“Aren’t you worried?” people seem to keep asking us when they learn that our 13-year-old will spend two weeks in France this summer. “With all the…” and here they pause, fumbling for the way to say “gun violence” and make inferences about Muslim terrorists in a manner appropriate for Saturday soccer.
And here we pause, searching for the appropriate way to say “Well, duh,” which, it turns out, is pretty much just “Well, duh.” (Happily, that term translates wherever you go.) I like to think we’re worried about our son every day, when he boards the bus, when he baits his own sharp pokey hook, when he comes sprinting down the stairs, when he walks home from his buddy’s down the street, when he skates down the driveway without a helmet because he doesn’t listen, and when he goes to karate class, where as a rule, they kick and punch at other children. The question is doofy. We exist in a state of low-level concern; we all do.
But are we worried about shipping him overseas, because of all the…? Sure, I suppose, in the way that you worry about lightning strikes or accidentally swimming next to a Portuguese man o’ war. (Look, I’m 41, and those things are floating nightmare-blobs of tentacles and pain. Every single summer I think about this.) And he’s going anyway because that question is depressing and limiting and darkly hilarious, like the best way to keep kids afield of extremist gun violence is to keep them here in America, where it’s safe.
We signed the exchange papers for two reasons: 1) the part about summer in France, and 2) our son wanted to. When his wonderful French teacher offered the opportunity, he jumped at it, which basically knocked the baguettes out of me and my wife (it was a little like him announcing he’d just smashed some electrons or had recently returned from his home planet of Flthhhhbpt). The 13-year-old is light-years braver and more adventurous than I was in junior high, or high school, or college, or after college, or really anything until l successfully reached maybe 25 and dangerously sampled my inaugural sushi. This was new, and that newness, that enthusiasm for something he’d never previously tried, made us sign the papers faster than the idea of his visiting an unfamiliar land.
People ask if we’re scared, but we’re mostly jealous. He’ll be staying in a small town cradled in the Alps, a place that pictures make look like basically the quintessential French town, sidewalks cluttered with clanging cafe tables, flags draped over the tight winding streets, the scene ringed by snow-kissed mountains. His school will be a small one in which the kids have studied together since kindergarten. His host family is a delightful large group of mixed-age youngsters who speak about 12 words of English and who, with any luck, will come to regard our son as the sweet, awkward, slightly floppy seventh-grade curiosity that we did our student.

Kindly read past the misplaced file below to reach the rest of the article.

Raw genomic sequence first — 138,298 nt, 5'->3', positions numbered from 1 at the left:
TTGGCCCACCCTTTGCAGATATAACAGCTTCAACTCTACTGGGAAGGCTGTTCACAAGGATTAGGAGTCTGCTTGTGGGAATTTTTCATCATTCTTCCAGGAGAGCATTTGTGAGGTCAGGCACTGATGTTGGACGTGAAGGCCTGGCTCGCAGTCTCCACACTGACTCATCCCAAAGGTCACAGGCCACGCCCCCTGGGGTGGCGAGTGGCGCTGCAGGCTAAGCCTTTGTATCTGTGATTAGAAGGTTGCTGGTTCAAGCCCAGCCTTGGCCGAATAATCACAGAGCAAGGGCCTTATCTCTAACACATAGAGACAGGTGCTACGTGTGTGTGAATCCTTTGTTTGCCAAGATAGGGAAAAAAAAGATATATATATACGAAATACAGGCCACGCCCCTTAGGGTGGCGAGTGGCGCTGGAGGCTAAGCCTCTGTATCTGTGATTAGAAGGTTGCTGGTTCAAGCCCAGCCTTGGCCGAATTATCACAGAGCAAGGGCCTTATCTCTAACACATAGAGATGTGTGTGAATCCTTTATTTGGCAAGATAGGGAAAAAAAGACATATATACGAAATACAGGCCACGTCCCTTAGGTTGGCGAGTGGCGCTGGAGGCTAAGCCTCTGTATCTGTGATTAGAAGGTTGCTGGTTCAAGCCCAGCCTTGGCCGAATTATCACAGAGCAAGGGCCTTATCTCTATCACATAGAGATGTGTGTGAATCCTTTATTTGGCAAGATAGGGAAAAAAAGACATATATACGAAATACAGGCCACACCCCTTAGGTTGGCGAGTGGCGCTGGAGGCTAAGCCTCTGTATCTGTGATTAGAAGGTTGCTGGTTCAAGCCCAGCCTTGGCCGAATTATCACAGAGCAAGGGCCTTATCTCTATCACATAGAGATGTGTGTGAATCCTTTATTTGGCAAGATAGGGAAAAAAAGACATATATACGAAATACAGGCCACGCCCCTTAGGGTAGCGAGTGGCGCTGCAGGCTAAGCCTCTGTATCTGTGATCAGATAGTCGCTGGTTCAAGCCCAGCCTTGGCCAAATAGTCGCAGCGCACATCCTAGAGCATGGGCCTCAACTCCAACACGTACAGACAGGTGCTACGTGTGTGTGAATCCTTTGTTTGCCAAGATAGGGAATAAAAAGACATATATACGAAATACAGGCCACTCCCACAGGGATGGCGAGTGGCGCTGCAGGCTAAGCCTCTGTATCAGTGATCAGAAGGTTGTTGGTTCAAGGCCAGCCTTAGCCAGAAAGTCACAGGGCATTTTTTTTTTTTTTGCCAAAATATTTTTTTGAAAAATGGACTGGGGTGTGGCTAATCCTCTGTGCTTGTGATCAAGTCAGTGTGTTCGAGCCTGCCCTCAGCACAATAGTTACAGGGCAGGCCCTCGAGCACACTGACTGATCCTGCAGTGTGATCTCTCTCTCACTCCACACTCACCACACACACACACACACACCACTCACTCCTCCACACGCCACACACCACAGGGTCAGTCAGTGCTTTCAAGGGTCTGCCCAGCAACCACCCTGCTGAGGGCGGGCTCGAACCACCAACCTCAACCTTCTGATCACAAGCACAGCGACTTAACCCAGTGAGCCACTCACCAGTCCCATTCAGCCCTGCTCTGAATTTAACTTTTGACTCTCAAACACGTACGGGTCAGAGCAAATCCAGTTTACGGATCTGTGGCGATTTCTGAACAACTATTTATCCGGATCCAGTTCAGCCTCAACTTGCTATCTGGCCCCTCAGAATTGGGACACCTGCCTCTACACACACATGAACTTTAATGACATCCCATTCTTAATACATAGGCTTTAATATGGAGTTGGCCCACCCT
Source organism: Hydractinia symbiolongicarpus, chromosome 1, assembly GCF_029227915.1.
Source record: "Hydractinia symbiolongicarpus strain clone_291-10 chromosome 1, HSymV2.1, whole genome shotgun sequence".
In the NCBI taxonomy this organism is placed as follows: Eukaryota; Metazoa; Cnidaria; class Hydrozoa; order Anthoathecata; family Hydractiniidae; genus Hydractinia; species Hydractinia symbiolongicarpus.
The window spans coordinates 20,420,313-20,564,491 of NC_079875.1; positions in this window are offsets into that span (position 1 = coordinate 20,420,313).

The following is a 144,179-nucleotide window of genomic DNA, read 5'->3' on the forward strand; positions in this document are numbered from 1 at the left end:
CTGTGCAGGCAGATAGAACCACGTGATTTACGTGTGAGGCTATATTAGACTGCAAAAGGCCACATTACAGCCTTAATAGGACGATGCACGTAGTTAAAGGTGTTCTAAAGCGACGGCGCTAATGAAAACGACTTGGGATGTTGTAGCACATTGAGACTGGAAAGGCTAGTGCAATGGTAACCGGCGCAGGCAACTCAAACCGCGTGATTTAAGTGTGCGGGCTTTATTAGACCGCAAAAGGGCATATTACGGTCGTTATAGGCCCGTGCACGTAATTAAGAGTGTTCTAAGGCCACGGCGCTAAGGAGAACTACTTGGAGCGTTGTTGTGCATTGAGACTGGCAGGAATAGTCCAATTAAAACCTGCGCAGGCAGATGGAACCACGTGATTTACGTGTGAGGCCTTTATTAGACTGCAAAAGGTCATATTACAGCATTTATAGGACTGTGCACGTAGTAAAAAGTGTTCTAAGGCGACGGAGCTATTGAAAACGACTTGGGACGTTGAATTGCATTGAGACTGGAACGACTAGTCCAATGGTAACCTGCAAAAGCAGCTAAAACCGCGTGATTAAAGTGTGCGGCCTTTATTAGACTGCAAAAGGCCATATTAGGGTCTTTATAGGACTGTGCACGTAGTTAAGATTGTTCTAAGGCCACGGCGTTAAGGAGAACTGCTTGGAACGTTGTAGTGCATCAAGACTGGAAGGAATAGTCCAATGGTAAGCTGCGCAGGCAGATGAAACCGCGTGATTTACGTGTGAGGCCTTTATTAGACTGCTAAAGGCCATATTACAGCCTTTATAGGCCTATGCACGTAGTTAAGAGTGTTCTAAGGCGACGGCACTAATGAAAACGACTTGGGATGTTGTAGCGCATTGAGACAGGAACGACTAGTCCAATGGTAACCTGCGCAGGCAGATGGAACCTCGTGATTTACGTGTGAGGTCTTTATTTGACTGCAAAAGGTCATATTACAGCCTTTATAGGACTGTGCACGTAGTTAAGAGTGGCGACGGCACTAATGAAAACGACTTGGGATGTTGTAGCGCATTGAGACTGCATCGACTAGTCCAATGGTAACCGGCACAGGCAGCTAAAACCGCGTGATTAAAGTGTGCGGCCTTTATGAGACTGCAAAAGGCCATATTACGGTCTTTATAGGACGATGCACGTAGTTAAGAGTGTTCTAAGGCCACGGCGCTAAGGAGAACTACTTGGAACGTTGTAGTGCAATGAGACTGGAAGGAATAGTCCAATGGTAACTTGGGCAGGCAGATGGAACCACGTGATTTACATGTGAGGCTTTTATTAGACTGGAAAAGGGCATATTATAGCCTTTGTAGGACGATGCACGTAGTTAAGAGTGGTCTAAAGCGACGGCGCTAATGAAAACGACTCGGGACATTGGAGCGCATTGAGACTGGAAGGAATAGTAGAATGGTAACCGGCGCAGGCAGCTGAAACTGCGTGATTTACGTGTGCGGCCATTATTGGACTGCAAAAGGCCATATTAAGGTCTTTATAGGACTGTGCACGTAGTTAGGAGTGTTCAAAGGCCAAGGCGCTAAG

Of course, we’re worried. We’ll be a low-boiling mess all the way to the airport. And of course, he’s not some world-weary seventh-grade adventurer in constant search of exotic danger. I imagine France has Minecraft. But of course he’s going. He’s going in the hopes that these weeks plant the seed of some small but potential anecdote to this ignorance, to this fear, to these absurd screaming-TV terrors these parents have the luxury of enjoying in the midst of soccer practice, with oversized sunglasses and coffees. (“Aren’t they having problems with immigration?” one parent asked me, a woman I didn’t know especially well, but who felt comfortable tying some simmering Trumpian mindset into my son’s school’s exchange problem, which maybe in her mind involves standing in customs with a bunch of moms wearing hijabs? Unclear.)
We wanted for nothing important in our childhood, but the overseas wasn’t something we considered or were offered. (My mom was more of a stay-home kind of type, and of course it was all out of love, like these other parents, but the effect stifled.) We’re hoping this teaches our son that the world is there, accessible, and you can get to it if you’ve been lucky enough to be born into a privileged land and you play your cards right. That ignorance is fear. Maybe one day, we’ll get all crazy and see if his brother wants to go.